The 46th Annual Commencement celebration at the Rappahannock Community College Warsaw Campus took place on May 11 and saw 400 students earn diplomas or certificates. This group of graduates will be able to jump into the working world and begin their career of choice or transfer to a four-year school to continue their education.
Dr. Elizabeth Hinton Crowther, president of RCC, spoke and set the stage for the evening, by highlighting the accomplishments of her school, including the scholarships the RCC Educational Foundation give each year; the new Military Friendly status of the College; the high ranking of the RCC Nursing program and more. Crowther also highlighted the achievement of the RCC Technology Department, announcing that the team earned a Digital Community Colleges Survey honor for being the #2 ranked community college for using a range of technologies to improve services (with 5,000 or fewer students).
Crowther then gave the stage to a member of the Class of 2018, Brittany Ward, of Gloucester, who shared her story of failure, success, and leadership as she pursued her goal of becoming a professional nurse.
Ward’s story inspired many, including U.S. Senator Mark Warner (D-VA) who referenced her journey more than once during his keynote address.
For Warner, Ward’s story of failing twice as she made her way to the top of the RCC Nursing program and ultimately graduation. Warner shared how he failed at “life” three times before getting involved in the development of the cellular industry, and thanks to hard work and insight, he was able to help form the NEXTEL corporation, which eventually was acquired by Sprint.
“Through my success in business and success in politics, none of that would have been possible if I had not I hadn’t been willing to try, but also to take the consequences of failure,” said Warner.
“As Brittany said, there is nothing wrong with failure, as long as you’re able to get back up and get back into the game,” he said. “I hope you’ll take those same kinds of chances and risks as well.”
Throughout his story, Warner shared three points that he wanted the graduates to hear and remember. Not fearing failure, staying engaged in the national conversation and political process and never “forget to call your mother.”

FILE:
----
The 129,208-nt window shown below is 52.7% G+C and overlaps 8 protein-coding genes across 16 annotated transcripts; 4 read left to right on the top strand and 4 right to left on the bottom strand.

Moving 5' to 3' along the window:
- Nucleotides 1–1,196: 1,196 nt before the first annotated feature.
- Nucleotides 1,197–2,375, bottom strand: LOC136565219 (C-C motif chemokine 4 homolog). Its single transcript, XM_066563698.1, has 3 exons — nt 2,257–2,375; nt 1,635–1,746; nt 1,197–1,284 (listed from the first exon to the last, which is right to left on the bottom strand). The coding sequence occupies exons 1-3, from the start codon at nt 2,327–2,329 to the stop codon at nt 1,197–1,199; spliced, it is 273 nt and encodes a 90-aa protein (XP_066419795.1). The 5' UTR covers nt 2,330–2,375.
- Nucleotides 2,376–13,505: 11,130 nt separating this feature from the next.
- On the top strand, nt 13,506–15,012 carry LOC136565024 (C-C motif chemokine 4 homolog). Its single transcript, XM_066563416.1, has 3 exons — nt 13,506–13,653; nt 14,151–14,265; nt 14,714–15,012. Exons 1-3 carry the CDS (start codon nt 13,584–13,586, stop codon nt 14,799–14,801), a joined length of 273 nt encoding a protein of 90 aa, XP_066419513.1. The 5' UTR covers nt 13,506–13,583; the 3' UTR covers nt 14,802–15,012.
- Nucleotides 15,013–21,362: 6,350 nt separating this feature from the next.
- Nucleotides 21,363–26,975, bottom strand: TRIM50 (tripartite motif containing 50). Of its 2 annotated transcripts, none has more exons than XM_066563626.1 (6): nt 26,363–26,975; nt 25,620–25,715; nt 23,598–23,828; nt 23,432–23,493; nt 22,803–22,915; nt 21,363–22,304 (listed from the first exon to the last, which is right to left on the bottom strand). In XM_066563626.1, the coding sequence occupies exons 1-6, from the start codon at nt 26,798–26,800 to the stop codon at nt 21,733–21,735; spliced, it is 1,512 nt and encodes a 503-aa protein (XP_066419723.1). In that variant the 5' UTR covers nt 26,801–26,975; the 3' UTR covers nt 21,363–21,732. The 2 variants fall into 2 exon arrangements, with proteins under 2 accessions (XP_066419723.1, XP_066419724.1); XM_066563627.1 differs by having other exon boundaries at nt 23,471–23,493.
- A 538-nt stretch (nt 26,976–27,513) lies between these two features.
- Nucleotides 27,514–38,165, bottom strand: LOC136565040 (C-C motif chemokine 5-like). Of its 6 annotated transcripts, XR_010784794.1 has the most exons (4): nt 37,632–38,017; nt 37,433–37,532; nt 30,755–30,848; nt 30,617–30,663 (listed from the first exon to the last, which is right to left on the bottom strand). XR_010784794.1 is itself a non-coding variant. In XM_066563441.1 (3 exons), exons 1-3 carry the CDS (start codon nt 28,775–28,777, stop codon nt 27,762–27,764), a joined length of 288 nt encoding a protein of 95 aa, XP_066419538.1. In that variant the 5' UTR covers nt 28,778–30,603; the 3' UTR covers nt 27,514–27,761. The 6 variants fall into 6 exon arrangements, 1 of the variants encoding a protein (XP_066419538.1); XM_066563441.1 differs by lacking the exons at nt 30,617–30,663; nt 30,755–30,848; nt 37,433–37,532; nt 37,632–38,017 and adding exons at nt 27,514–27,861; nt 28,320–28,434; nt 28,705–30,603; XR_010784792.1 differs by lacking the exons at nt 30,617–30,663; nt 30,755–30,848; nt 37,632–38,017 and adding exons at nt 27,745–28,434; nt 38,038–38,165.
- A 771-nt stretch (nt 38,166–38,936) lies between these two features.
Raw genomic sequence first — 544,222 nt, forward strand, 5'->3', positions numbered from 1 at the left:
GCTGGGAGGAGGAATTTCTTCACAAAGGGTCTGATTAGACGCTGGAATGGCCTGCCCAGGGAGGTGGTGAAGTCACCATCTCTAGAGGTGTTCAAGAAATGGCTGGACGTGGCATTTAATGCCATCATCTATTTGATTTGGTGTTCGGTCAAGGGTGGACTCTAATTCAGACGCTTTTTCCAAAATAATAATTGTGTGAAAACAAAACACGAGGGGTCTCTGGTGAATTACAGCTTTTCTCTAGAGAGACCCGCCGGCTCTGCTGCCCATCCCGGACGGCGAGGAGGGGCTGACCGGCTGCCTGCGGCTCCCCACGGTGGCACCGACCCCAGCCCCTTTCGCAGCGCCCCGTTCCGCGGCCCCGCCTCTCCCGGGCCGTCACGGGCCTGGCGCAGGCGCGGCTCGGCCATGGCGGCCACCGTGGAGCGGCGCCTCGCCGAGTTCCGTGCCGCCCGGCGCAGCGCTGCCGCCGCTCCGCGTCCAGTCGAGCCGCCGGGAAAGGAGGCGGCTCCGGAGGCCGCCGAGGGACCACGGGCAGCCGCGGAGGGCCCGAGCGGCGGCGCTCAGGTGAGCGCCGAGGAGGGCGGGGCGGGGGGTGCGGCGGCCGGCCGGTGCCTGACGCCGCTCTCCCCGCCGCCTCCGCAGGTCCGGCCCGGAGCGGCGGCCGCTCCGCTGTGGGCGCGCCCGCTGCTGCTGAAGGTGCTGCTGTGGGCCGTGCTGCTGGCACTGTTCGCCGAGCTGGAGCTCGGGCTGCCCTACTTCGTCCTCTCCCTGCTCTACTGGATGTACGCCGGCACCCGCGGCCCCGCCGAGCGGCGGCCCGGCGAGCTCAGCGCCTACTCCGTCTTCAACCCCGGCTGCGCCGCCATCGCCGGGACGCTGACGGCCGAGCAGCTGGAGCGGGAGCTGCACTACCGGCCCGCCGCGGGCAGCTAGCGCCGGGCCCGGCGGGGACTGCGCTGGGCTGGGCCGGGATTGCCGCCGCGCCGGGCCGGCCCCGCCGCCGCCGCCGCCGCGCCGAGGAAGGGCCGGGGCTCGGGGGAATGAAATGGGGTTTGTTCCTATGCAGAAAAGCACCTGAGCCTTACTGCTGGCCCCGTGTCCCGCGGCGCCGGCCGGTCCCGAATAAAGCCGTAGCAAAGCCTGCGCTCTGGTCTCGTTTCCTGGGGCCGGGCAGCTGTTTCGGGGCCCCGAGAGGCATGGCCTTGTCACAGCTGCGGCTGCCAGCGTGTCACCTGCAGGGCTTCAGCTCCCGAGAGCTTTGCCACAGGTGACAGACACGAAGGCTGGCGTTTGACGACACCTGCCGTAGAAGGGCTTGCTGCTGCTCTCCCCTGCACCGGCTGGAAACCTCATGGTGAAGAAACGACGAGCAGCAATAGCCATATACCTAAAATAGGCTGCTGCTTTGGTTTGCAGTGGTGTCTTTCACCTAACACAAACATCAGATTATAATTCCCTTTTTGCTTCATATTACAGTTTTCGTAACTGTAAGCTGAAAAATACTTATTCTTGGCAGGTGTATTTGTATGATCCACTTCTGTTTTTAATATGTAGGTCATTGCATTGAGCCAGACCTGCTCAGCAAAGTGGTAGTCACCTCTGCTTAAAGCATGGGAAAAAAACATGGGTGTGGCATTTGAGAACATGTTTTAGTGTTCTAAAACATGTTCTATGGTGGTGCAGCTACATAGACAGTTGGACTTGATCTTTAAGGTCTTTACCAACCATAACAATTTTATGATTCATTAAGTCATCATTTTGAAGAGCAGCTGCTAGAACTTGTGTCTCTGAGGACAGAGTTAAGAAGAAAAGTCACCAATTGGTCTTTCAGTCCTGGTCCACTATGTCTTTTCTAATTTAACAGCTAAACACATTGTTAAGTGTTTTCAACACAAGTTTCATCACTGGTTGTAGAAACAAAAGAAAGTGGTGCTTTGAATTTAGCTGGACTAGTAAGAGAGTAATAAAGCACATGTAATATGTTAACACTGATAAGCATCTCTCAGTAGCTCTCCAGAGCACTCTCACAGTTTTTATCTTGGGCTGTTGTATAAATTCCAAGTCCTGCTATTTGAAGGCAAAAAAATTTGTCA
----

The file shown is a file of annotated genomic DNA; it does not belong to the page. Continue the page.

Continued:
“The truth is — you didn’t get here alone,” said Warner. “There’s someone out there in the crowd who encouraged you along the way.”
“After [graduation], go find them. Don’t tweet them, don’t Snap Chat them, don’t Facebook them … go call them and thank them and tell them that you love them.”
Crowther then took the stage to honor longtime RCC English professor Glenda Lowery, of Tappahannock, proclaiming her a professor emeritus, in honor of her 37 years of service to the College.
Once that completed, the moment all had been waiting for began.
As the students heard their names called, they left their seats to accept their diplomas. For many, it was the first step in a longer journey, like the RCC Nursing ADN and PN students, who will continue on with NCLEX testing and additional training. Over 110 ADN and PN graduates crossed the stage, the most ever for RCC’s top-ranked Nursing program. Others, like the four students who earned a Certificate in Diesel Technology at the RCC Site in New Kent County, will dive into their careers immediately.
Still others, like Kainen Phillips, the student from Essex County who earned all As and one B during his time at RCC will transfer his credits to Virginia Tech in the fall. Phillips, who portrayed the RCC mascot, Squall the Seagull for two years, hopes to be able to continue his mascotting and become the Hokie, changing from a seagull to a turkey.
At the end of the evening, as graduates celebrated with their families, all agreed that the time sacrificed to earn their degree, diploma or certificate was well worth it.
This was originally written for Rappahannock Community College.